As far as respect for country, one must ask what is our country.  Is it some mega country covering tens of thousands of square miles or is it our community or our area? When Robert E. Lee fought for his country, it was not the Confederacy, but his home state of Virginia.  When Lee surrendered at Appomattox, it was the beginning of the end for this nation.  We are now an empire that does not stand for liberty of any sort, but for materialism. statism, abortions and a general hubris that has been discussed so well by men like Michael Scheuer, Ralph Raico, Robert Higgs , Joe Sobran and William Grigg.

Andrew Bacevich opened his book “Breach of Trust: How Americans Failed Their Soldiers and Their Country,” with an illustration on how the flag had been elevated to god-like status and that the National Anthem is part of the new civic religion.

Kaepernick might be wrong in his motives, but there are many in America that have the feeling that something is terribly wrong with this country.   I Samuel 8 is a perfect illustration on how a people refuse to abide by the standards of God and instead put their trust and faith in a king to rule over the land.  We do not have a God-honoring nation anymore so why the fuss over someone not standing for a national anthem.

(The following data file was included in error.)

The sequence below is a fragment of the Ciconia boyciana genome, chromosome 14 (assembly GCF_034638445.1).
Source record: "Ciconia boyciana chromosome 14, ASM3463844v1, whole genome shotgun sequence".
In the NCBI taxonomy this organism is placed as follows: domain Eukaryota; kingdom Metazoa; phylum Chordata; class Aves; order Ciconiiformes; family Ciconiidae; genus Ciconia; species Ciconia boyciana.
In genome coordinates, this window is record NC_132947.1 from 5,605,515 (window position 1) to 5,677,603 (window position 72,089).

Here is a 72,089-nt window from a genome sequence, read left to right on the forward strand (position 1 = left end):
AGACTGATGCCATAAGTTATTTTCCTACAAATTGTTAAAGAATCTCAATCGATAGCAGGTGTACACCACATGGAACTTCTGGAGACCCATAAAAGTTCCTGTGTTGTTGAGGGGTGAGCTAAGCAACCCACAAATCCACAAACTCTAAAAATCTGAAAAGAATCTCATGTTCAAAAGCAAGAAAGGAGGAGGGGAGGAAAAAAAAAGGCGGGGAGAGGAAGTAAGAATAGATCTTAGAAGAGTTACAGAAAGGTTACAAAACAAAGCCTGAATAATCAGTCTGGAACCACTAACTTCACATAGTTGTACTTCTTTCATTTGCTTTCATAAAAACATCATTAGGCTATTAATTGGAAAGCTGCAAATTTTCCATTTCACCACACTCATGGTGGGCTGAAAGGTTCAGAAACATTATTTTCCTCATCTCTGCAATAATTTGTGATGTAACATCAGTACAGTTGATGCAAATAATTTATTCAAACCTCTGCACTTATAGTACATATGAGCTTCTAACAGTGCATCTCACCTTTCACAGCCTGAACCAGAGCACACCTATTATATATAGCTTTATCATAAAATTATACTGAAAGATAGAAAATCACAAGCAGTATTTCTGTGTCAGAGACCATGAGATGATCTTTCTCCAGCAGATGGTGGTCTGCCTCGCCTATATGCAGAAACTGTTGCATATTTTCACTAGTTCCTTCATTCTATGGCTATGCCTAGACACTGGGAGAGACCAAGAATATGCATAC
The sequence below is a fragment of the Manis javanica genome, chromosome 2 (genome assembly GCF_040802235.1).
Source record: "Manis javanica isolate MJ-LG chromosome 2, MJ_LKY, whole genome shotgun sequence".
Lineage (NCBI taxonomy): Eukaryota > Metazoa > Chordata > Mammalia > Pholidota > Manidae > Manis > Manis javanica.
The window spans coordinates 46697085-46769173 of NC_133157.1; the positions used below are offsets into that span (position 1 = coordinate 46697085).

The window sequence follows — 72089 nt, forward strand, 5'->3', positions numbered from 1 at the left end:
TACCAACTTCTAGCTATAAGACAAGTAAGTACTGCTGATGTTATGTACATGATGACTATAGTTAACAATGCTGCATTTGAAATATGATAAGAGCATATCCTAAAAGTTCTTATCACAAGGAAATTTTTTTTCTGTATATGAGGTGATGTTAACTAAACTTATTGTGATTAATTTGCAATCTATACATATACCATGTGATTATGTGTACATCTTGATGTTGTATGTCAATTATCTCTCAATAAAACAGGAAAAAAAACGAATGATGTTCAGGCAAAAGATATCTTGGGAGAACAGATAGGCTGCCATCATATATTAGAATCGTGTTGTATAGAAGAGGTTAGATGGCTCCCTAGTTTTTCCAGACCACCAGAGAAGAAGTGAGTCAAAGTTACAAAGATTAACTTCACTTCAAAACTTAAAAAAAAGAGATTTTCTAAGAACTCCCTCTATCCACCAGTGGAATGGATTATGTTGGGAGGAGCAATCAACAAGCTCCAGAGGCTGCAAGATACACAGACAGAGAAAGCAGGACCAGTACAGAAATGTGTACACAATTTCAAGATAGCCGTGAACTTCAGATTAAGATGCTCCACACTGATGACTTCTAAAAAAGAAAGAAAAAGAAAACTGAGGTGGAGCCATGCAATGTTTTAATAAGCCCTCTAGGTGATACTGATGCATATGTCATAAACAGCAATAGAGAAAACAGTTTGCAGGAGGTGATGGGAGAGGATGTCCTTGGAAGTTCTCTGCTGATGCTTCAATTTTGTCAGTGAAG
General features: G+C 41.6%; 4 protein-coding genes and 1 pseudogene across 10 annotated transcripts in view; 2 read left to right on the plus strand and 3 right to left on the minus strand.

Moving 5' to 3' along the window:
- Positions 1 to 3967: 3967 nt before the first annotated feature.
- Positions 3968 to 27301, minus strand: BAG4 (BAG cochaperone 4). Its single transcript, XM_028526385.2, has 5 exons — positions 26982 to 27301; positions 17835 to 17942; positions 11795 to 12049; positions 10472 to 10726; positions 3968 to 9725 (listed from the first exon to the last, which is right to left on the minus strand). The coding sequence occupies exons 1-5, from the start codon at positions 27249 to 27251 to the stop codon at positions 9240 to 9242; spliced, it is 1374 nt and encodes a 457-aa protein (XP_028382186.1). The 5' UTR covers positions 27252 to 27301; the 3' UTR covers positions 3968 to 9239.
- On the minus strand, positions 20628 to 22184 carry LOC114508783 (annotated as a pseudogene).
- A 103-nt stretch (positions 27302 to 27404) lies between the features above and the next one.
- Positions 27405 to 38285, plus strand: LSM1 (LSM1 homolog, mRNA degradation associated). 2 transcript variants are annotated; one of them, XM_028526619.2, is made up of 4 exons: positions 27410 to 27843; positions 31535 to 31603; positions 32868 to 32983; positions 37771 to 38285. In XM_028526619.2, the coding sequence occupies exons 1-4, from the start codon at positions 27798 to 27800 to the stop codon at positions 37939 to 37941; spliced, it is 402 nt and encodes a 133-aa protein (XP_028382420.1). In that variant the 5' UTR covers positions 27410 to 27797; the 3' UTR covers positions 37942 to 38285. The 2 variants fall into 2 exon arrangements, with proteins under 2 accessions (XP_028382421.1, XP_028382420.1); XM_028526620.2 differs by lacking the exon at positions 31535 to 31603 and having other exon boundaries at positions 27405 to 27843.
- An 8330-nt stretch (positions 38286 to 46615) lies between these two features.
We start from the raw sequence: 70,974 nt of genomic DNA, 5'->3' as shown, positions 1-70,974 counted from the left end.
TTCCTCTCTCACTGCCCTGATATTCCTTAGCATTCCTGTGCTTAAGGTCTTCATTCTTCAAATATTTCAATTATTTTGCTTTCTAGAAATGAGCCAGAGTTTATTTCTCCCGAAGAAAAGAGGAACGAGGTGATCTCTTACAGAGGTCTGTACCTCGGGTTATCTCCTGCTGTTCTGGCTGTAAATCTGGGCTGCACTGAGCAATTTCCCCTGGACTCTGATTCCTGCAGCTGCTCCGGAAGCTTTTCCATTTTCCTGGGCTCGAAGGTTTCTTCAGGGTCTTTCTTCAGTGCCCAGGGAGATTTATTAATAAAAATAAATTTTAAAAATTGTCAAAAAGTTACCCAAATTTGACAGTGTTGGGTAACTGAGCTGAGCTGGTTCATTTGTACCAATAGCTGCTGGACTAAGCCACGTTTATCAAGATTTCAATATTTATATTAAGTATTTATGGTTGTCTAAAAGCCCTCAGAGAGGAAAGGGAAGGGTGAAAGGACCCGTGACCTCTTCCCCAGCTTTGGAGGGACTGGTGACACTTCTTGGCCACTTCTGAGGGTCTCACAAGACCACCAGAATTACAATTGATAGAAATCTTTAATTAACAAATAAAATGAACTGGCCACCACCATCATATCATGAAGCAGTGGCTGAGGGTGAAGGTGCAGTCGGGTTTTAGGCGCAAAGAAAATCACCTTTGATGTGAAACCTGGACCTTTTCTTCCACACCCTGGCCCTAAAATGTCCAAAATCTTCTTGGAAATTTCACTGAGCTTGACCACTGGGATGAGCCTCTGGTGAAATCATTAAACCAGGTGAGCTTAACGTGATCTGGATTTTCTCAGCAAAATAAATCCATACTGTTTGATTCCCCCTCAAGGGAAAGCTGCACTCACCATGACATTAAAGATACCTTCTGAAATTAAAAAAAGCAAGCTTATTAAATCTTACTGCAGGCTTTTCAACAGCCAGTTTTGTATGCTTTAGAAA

The New Thirty Years War…and then some

Here is my latest book review.  It is Andrew Bacevich’s new book on the history of the War in the Greater Middle which can be purchased here.

Andrew Bacevich has written a brilliant history in a nutshell of our adventures in the greater Middle East which began in earnest with President Carter’s aiding Afghan rebels against the Soviets in 1980. Since that time we have gone from one intervention to another in ensuring that we have access to oil and project the American dominance over the world as the sole superpower.